The Indian G20 Presidency recognises the need to identify existing and anticipated skill gaps and ensure comparability of national skills and qualifications frameworks as essential solutions to effectively bridge these gaps.

A NITI Aayog report has estimated that the number of workers engaged in the gig economy in India would increase to 23.5 million by 2029-30. With the gig economy workforce on the rise, and in alignment with India's commitment to Sustainable Development Goal (SDG) 1.3, which aims to implement appropriate social protection systems and measures for all by 2030, the EWG aims to continue the discussions initiated during the Saudi Arabian presidency.

Ensuring sustainable financing for adequate social protection is a priority highlighted by the Indian Presidency.

Additionally, Indias emphasis on sustainable finance of social protection aligns with the priorities of the Universal Social Protection 2030 agenda. The G20 can collaborate to develop innovative models that address both financial sustainability and the progressive universality of social protection frameworks, especially for emerging, developing, and underdeveloped economies worldwide.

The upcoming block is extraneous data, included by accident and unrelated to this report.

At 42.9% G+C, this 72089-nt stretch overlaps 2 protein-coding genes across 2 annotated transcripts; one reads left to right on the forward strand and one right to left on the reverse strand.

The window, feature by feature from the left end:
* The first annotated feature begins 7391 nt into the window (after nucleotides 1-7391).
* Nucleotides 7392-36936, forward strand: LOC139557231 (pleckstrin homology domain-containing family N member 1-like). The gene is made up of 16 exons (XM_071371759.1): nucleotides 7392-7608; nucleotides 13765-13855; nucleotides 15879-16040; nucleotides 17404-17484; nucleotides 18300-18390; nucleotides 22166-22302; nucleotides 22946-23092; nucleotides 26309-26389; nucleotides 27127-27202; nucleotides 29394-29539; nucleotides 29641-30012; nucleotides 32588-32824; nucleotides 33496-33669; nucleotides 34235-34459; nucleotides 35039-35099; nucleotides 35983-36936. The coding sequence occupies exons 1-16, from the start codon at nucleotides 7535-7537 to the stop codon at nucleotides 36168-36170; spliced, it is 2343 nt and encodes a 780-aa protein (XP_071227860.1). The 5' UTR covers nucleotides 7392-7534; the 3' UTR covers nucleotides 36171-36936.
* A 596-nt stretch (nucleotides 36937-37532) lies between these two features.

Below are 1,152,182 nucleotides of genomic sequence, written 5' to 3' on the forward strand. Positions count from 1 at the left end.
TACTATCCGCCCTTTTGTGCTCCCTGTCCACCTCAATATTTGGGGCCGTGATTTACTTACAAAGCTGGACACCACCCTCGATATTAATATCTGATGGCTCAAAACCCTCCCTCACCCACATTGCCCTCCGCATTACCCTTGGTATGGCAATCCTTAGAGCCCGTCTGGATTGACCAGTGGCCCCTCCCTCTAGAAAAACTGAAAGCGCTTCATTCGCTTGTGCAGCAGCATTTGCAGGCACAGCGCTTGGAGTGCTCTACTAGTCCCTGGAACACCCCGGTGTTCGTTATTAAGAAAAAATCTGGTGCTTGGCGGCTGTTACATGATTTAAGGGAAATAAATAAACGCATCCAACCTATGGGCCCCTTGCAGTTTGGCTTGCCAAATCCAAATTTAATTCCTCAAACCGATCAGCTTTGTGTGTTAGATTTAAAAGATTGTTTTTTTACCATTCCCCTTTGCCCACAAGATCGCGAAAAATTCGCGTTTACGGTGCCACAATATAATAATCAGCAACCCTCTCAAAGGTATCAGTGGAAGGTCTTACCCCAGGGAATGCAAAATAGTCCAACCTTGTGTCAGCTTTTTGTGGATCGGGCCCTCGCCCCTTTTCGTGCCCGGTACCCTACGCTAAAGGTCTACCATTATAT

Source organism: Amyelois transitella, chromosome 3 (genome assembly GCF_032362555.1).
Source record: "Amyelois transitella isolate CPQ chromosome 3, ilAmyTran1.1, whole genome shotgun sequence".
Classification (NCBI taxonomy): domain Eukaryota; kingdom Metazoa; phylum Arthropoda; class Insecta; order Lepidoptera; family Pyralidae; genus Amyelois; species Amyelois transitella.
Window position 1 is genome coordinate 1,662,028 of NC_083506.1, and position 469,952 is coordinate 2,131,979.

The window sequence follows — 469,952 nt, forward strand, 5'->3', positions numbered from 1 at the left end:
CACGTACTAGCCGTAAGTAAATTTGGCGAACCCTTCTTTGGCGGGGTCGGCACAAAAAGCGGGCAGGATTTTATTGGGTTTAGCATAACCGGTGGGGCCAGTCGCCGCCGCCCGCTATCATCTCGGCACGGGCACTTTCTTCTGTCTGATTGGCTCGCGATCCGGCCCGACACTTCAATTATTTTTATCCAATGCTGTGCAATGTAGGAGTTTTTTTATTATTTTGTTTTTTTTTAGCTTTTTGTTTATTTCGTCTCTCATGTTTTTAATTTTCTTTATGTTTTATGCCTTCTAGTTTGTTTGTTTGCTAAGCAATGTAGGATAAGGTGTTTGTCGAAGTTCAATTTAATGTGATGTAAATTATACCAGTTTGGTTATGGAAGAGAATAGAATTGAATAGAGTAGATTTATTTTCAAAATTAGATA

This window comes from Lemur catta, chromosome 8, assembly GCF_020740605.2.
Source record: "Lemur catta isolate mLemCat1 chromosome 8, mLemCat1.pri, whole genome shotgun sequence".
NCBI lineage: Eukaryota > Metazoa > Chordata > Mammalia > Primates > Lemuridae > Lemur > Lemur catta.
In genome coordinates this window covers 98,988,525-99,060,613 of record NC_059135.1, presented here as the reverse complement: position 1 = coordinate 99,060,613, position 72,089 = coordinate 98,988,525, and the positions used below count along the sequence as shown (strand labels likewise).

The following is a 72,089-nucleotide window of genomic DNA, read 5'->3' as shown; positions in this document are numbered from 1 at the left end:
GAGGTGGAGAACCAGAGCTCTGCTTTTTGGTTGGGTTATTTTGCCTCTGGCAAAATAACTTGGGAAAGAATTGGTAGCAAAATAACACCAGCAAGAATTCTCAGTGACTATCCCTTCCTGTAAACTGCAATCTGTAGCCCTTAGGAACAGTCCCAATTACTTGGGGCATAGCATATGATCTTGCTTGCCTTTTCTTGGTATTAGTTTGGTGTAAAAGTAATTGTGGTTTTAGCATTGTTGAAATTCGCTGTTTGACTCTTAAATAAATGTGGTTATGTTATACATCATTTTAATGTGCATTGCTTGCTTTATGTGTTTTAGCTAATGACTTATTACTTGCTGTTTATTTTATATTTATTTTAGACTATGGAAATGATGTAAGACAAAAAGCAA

The Indian Presidency has laid emphasis on knowledge sharing and the exchange of ideas pertaining to the three key priority areas. G20 countries have endorsed the importance of these priority areas set forth by the Indian Presidency.

On the sidelines of the Conference today, I met with ILODirector General Mr Gilbert Houngbo.

We discussed issues around EWG Priority Areas of Global Skill Gaps, Gig and Platform Economy and Social Protection and Sustainable Financing for Social Security under Indias G20 Presidency.  

I also met Minister of Labour and Employment of Brazil Luiz Marinho and we spoke about ways in which we can further our cooperation in a way that benefits workers in both countries creating newer opportunities in a changing work environment.

I look forward to engaging with ILO Member Nations during my stay in Geneva on these and other key issues that have the potential to impact the lives and livelihoods of our working population.